Centre for Employment Studies Research
CESR Review: December 2009
Articles by CESR members:
Article: This short article is an overview of case study research conducted in 2008 with thirteen female senior scientists in a UK, public sector organisation, referred to throughout as Scienceorg, a global research institution offering services to government and commercial organisations. Scienceorg is a male dominated organisation with a total headcount of nineteen hundred, women representing just one fifth of all senior mangers, ranging from Heads of Department to Senior Project Managers.
Article: The management of employee relations is, typically, informed by theory – explicitly or implicitly. And of the many theories, or perspectives, available to inform practice, Neo-Pluralism has, traditionally, been the most commonly adopted one. This does not, however, make it the best one, merely the dominant one. The objective of this short article, then, is to introduce Neo-Pluralism, consider its weaknesses, and develop an alternative, all of which should serve to stimulate debate about the strengths and weaknesses of Neo-Pluralism.
Article: Commitment to the employing organisation used to be seen as the distinctive quality of a good worker. While this may still be the case, employee commitment can no longer be taken for granted, particularly with the emergence of triangular or inter-organisational employment relationships where a third party is involved as an employing and/or managing organisation.
In this article we explore a unique, new form of employment relationships entailed in the Private Finance Initiative (PFI) between a National Health Service (NHS) Trust hospital (hereafter the Hospital) and a private consortium.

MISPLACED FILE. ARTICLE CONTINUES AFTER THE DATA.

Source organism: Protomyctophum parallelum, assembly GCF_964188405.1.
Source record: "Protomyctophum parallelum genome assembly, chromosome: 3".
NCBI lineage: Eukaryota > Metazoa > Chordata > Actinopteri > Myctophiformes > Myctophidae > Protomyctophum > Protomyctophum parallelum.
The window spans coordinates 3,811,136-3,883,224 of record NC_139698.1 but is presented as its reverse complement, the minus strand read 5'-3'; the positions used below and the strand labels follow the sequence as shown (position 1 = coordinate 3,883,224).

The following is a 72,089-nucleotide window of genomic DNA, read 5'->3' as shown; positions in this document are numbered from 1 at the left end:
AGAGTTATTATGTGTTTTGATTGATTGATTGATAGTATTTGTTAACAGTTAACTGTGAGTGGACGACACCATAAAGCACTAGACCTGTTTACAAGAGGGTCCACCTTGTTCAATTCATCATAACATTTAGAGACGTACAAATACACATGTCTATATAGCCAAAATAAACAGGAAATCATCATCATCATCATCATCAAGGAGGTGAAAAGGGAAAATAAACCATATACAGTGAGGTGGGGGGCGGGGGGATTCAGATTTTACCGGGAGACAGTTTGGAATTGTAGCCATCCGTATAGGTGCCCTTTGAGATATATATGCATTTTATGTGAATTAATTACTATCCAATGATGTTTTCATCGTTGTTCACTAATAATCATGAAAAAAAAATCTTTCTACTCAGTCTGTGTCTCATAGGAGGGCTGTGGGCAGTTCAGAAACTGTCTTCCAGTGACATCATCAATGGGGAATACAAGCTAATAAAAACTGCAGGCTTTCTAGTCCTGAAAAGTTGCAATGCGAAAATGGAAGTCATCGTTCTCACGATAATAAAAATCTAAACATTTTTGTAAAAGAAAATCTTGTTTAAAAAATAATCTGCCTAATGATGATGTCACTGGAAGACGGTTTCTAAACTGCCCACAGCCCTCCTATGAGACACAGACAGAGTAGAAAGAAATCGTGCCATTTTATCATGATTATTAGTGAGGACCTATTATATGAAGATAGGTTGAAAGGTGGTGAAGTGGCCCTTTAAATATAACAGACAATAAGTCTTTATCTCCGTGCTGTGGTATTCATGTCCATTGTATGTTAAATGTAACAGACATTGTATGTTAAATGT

Article: I have previously written on ways in which managerial strategies and discourses were deployed in local authorities as part of their organisational restructuring programmes. Local Authority professionals would draw upon their own members’ resources to interpret and deploy managerial discourses in a way that was in-keeping with their previously held, but ambiguous, values of public service. This sometimes had the unintentional consequence of contributing to privatisation of former welfare and municipal services. Ultimately, the strategic deployment and collocations of politically and socially ambiguous vocabularies, in addition to organisational rationalisations, facilitated a process by which professional identifications with an earlier post-war settlement that informed the work of local authorities, became subsumed by the managerial discourses of a neo-liberal agenda.
Article: 2009 is the first year cohort of graduation for those who have paid higher tuition fees. At the CBI/University Conference, Stronger Together, held on 20 October 2009, Lord Mandelson, Secretary of State for Business, Innovation and Skills said that it follows that students who pay more [for higher education] will expect to receive more, and to achieve more as a result of their higher education experience. But for many, the reality may feel, and indeed be, very different. Unemployment for younger people to age 24 rose by 32 per cent in the first quarter of 2009, and accounts for 30.5 per cent of all UK unemployment. Even for those who have ‘invested’ in higher education, expectations are rising all the time too. According to the Higher Education Statistics Agency, postgraduate degree holders are more likely to be in graduate level jobs three and a half years after leaving university (85 per cent), against 56 per cent with a bachelor degree. And despite average student debt in 2008 of £7,800 on graduation, 78 per cent of university careers advisers report a fall in graduate job vacancies. With a renewed focus on the value of higher education, so too is there greater interest expressed in the value of work placements, formal or informal, as part of the higher education experience.